The soft heel gaiter of the Nike Pegasus Trail 3.

The Gore-Tex variant has the soft gaiter; the standard Pegasus Trail 3 does not. However, it’s worth noting that the Pegasus Trail 2 did not discriminate.

The outsole lugs of the Nike Pegasus Trail 3.

The outsole has low lug clearance, and that’s good for running on flat surfaces.

Even with the Gore-Tex membrane, the upper is surprisingly supple – therefore making it a comfortable shoe for most use cases. The heel has a soft gaiter extension to prevent the debris from getting inside.

The waterproofing is effective till the gusset attachment point, so this shoe keeps the feet dry during most rainy days.

2) Nike SFB Gen 2.8 Gore-Tex boot

Like many brands, Nike has a history of supplying law enforcement and the military with tactical footwear.

Within the general athletic footwear industry, the Nike SFB (Special Force Boot) and Oakley SI Assault boot are two of the most recognizable tactical boot silhouettes. They aren’t just for institutional orders, but also available to the general public.

Unlike traditional and heavy combat boots, tactical boots from Nike and Oakley use sportswear features to make them comfortable and lightweight.

In the SFB boot’s case, a modified version of the Nike Free outsole makes the midsole flexible without adding weight. An internal rock plate prevents injuries, and a 200-gram Thinsulate insulation keeps the feet dry during colder days.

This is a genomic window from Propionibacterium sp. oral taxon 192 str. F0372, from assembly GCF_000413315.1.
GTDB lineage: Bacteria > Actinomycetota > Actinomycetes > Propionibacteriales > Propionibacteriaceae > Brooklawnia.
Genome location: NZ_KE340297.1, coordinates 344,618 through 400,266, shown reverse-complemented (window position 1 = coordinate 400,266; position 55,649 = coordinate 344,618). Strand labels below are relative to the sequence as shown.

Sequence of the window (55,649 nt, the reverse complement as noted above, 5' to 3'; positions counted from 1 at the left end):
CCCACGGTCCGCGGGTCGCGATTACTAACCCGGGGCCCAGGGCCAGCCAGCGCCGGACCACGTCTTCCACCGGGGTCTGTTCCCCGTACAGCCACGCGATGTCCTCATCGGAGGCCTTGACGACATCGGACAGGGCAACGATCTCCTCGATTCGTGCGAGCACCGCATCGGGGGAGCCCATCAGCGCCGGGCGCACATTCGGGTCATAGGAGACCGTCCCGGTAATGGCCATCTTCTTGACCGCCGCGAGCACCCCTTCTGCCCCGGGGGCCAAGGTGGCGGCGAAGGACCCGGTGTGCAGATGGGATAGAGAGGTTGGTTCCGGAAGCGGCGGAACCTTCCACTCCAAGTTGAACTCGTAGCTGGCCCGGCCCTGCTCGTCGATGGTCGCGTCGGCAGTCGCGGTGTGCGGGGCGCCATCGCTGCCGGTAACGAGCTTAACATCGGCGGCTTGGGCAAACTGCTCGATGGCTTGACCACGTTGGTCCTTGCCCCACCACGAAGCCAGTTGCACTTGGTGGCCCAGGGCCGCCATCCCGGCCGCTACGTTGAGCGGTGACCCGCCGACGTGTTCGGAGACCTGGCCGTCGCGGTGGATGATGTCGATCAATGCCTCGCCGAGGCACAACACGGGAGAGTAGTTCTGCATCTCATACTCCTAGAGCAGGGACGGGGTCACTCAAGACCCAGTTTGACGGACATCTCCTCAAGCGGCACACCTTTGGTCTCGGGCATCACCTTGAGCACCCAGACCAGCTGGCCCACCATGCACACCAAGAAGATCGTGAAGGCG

The upper with the high 8” collar is sleeved with Gore-Tex to keep the water out.

Water repellent, but not waterproof Nike shoes

These two models are winterized versions of the standard Pegasus and React Miler. They do a decent job of keeping the water out, but the uppers are not waterproof – just water-resistant.

1) Nike Air Zoom Pegasus 38 Shield

As we said, the Pegasus 38 Shield isn’t waterproof, but rather a winter-ready variant of the Pegasus. Except for the midsole, there aren’t many shared parts with the Pegasus 38.

The grippy outsole of the Nike Pegasus 38 Shield.

The ‘Storm-tread’ outsole on the Pegasus 38 Shield grips well on wet roads.

For example, the wet-traction outsole lugs on the Shield version aren’t a part of the standard road Pegasus. Nor is the insulated upper with the fused synthetic splash-guards on its side. The closed mesh and insulated tongue keep the feet toasty during the colder winter months.

The water repelling mesh of the Nike Pegasus 38 Shield.

The surface finish of the Pegasus Shield’s mesh beads water.

Even though the knit mesh isn’t waterproof, it has decent water-beading properties due to the surface treatment. The synthetic mudguard on the sides is waterproof, so the Pegasus Shield has effective water-repelling properties.

All the extras come at a mere $10 up-charge over the all-mesh Pegasus. Our detailed review can be found here.

2) Nike React Miler 2 Shield

Just like the Pegasus 38 Shield, the winterized React Miler exists alongside the regular – and less expensive – model by the same name.

Though the single-density React foam stack delivers the smooth and cushioned ride from the non-Shield model, additional features like the tacky outsole and water-repellent upper make it a better running shoe for the wetter and colder weather.

Again – the React Miler 2 Shield is not waterproof. Nonetheless, the welded panels on the upper and water-repelling finish on the mesh give it a significant wet weather advantage over standard summer shoes.